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In the mid-60’s I went to a special Gloria Swanson evening at the Beacon. The diva herself was on hand to introduce the silent QUEEN KELLY, including outtakes that were in her personal collection. Also shown was her early talkie THE TRESPASSER. What a great and memorable evening in a great and beautiful theatre! I still have photos I took of Swanson.
The Apollo 42nd Street was much more than a “grind run” house. Perhaps the term “grind run art house” would be more accurate. For decades it ran double bills of recent and older foreign-language films. Sometimes movies that didn’t get an opening in an art house “of class” found their way here. Films shelved by distributors occasionally got aired here. The premiere of Franco Rossi’s wonderful THE WOMAN IN THE PAINTING (“Friends for Life”) took place here in 1959 and was reviewed by the New York Times. I remember walking by the theatre in the 60s and noticing a revival double bill was playing of Rossellini’s WOMAN along with Vittorio Gassman in SHAMED. I am a lover of Italian films, but I had to leave the city and could not stay to see this program of revived Italian rarities. WOMAN was really “Desiderio”; SHAMED was “Preludio d'amore.” I have since seen DESIDERIO, but never PRELUDIO D'AMORE. Damn! But, the point is, the Apollo 42nd Street showed stuff like this and much more…and they were open about 20 hours per day.
In the 40s and 50s as the World Theatre, this place introduced to American audiences great works of the Italian neo-realist cinema, such as Rossellini’s OPEN CITY (which ran over a year) and PAISAN, De Sica’s THE BICYCLE THIEF and MIRACLE IN MILAN, Zampa’s TO LIVE IN PEACE. Going back to the pre-war years, Max Ophuls' stylish LA SIGNORA DI TUTTI played here in 1936.
I remember August, 1949, as a child of seven, being taken by my older sister to see a revival showing of the movie THE WIZARD OF OZ, which I was seeing for the first time. We went to a matinee. Admission was 60 cents till 5 PM, children 35 cents at all times. Before the film we saw a live stage performance by singer Frankie Laine…including the song “Mule Train.” Also performing were Artie Dawn, Four Step Brothers, The Four Macks, and Connie Haines. The Journal ad said “Loew’s State Brings You the Gayest State & Screen Combination Show!” The movie was one of the first I had ever seen. I remember the theatre as being packed and just extremely exciting.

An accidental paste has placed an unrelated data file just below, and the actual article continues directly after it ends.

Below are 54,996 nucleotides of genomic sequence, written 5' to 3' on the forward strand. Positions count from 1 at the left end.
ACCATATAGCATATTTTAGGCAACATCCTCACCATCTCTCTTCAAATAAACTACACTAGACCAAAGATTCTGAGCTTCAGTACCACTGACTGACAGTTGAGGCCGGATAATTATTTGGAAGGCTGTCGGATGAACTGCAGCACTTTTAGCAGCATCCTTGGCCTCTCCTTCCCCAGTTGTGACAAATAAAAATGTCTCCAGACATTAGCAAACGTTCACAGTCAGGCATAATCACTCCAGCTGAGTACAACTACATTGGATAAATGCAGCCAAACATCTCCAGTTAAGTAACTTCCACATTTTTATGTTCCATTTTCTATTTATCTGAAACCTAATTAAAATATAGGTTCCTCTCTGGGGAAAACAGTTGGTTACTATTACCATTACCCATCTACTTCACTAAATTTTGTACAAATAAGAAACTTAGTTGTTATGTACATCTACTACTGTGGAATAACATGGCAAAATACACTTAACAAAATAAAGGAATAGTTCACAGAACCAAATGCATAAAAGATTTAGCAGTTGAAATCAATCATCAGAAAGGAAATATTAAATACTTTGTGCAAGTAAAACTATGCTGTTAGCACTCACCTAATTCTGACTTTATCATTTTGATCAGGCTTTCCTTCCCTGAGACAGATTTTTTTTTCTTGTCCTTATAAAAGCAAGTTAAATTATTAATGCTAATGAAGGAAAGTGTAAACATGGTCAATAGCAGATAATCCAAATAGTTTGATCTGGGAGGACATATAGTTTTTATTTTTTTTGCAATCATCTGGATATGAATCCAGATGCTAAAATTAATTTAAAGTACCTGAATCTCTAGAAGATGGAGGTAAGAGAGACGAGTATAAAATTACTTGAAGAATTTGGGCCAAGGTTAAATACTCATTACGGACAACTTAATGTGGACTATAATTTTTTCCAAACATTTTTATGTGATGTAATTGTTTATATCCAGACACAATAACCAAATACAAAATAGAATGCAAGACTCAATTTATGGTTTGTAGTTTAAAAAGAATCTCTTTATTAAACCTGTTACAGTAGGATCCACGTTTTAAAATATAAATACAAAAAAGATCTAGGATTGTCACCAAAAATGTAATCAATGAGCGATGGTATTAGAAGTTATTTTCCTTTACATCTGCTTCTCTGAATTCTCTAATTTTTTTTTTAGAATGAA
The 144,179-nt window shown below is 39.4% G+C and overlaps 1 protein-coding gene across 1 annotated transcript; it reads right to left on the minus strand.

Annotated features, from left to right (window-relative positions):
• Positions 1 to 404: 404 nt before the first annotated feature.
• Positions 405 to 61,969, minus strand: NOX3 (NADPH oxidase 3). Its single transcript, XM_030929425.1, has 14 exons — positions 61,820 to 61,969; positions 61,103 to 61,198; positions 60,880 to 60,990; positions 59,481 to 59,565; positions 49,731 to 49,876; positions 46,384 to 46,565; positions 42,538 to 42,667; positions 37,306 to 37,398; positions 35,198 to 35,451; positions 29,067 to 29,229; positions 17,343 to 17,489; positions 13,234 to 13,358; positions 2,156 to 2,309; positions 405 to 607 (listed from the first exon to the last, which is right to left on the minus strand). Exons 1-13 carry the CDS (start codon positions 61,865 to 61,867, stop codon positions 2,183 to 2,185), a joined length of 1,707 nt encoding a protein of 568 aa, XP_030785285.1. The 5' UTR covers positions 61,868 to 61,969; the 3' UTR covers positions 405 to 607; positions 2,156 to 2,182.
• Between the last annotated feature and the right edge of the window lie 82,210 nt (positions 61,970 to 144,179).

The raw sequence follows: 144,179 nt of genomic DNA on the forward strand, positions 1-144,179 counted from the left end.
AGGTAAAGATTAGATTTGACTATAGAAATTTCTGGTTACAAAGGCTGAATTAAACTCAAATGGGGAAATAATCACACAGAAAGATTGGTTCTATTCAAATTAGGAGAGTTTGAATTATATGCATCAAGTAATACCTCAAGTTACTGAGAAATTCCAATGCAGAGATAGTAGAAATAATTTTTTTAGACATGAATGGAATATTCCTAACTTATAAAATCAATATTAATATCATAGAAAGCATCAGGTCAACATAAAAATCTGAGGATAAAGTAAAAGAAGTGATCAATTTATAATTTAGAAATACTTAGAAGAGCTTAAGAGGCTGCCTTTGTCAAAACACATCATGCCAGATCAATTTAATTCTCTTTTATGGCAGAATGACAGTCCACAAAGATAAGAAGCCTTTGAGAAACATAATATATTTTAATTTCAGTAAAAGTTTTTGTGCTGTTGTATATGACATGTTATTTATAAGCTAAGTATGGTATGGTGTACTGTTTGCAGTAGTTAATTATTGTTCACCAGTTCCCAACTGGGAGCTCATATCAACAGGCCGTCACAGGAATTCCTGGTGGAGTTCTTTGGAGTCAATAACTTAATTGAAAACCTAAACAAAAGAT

I fell in love with the movie and with the theatre itself. It is one of my most vivid childhood memories.
In 1954 I saw GONE WITH THE WIND here for the first time at a revival showing. 11 A.M admission was 25 cents.
Oh yes, this theatre was and remains the most beautiful entertainment palace in the state of Rhode Island.
It was the kind of grind-run movie theatre (cheap, tacky, dingy, wino-populated) that we used to call a “scratch house.” And yet, snobbery aside, what a film education you could get by going there…so many movies, new and old…in constant turnover. A poor man’s cinematheque. Nothing like it exists any more.
As a child in the 1940’s I was taken to see some of my first movies ever in this paradise lost: SONG OF THE SOUTH, JOAN OF ARC (uncut version), and CINDERELLA in 1950.
Yes, but this is the WARWICK CINEMA, on Post Road, not the Warwick Mall Cinemas…which I will have to add right now. I live not far from where each one was, and went many times to each.
No, it was called the OLYMPIA, as in my original posting. The name OLYMPIA still appears spelled on the mosaic tiling on the walkway in front of the theatre entrance. I took a photo and just checked it to be sure.
Yes, I indicated that in giving other names to the theatre, but that didn’t show in the posting. As a young film nut, I went to the Art Cinema frequently and saw pictures here like THE MIRACLE OF MARCELINO, RIFIFI, THE STONE FLOWER, JAMES JOYCE’S ULYSSES, numerous Ingmar Bergman films in series they would run, even a revival of Griffith’s THE BIRTH OF A NATION. They even showed rarely screened films like Rossellini’s STRANGERS (VIAGGIO IN ITALIA), Malaparte’s STRANGE DECEPTION, Germi’s MADEMOISELLE GOBETTE. The theatre may have had some agreement with Art Film Booking Service, because they seemed to show everything in that distributors vault of interesting but commercially unviable esoterica.